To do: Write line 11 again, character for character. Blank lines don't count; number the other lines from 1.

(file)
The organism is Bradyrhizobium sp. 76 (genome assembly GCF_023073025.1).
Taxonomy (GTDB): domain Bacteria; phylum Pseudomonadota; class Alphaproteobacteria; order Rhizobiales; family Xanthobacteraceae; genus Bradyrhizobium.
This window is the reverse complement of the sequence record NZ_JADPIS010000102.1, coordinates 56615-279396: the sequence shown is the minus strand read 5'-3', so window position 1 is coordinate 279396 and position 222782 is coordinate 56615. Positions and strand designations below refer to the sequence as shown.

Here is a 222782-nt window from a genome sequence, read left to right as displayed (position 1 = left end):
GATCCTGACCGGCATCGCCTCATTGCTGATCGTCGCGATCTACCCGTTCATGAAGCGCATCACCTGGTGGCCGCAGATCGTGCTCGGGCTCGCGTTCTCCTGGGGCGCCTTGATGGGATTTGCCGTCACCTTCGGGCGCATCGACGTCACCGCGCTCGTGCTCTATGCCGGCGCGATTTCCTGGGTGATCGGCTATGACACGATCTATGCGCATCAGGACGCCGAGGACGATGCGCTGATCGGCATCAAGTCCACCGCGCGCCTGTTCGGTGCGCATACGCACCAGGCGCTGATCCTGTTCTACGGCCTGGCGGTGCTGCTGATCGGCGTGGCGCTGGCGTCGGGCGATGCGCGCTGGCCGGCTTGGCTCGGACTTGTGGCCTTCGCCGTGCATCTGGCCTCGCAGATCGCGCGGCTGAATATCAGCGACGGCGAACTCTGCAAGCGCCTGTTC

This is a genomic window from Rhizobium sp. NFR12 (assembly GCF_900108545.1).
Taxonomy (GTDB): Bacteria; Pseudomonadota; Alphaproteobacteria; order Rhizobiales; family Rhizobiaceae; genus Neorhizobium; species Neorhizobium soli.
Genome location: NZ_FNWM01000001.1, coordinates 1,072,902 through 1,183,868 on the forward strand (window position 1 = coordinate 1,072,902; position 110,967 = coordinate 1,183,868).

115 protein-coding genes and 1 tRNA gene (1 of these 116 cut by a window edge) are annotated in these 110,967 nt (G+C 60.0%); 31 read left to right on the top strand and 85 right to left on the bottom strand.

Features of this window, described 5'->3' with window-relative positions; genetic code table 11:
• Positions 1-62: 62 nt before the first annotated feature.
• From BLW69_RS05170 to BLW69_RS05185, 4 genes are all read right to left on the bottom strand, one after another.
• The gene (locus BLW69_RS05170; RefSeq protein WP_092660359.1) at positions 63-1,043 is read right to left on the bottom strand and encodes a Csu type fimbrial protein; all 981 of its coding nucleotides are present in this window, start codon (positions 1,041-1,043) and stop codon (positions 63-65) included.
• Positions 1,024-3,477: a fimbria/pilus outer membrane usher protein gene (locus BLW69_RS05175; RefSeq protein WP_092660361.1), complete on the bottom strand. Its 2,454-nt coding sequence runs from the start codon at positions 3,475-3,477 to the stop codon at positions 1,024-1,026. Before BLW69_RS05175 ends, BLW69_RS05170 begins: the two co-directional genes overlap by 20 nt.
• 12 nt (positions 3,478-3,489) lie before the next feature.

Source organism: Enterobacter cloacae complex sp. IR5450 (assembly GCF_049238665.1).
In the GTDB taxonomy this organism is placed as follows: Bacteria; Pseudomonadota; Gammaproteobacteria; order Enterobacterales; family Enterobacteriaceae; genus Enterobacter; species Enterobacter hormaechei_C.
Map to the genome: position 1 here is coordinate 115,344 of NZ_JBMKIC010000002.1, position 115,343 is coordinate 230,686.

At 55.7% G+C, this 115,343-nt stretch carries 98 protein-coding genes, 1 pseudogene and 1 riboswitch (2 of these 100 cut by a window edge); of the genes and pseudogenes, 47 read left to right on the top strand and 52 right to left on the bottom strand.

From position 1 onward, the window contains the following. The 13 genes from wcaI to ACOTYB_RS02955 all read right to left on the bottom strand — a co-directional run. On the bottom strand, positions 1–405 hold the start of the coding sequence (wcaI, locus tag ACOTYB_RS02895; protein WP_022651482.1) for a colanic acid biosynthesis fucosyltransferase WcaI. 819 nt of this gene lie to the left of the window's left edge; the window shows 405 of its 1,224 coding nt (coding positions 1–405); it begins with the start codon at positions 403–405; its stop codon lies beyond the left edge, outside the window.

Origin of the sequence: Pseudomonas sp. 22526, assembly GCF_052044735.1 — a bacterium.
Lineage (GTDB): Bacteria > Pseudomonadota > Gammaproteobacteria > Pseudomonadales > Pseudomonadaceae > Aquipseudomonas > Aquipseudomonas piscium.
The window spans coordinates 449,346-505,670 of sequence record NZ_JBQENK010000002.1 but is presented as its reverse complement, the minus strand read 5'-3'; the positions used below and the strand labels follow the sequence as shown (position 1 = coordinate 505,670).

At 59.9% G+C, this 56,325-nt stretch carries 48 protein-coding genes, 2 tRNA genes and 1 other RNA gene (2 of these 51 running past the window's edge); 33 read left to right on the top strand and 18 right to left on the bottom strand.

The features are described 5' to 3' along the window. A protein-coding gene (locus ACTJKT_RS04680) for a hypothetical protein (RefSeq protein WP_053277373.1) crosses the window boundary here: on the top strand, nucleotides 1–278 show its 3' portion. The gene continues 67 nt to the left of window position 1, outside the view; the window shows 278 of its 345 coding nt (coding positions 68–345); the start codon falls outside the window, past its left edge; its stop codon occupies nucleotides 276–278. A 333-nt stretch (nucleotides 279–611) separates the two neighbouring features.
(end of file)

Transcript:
• Positions 1-62: 62 nt before the first annotated feature.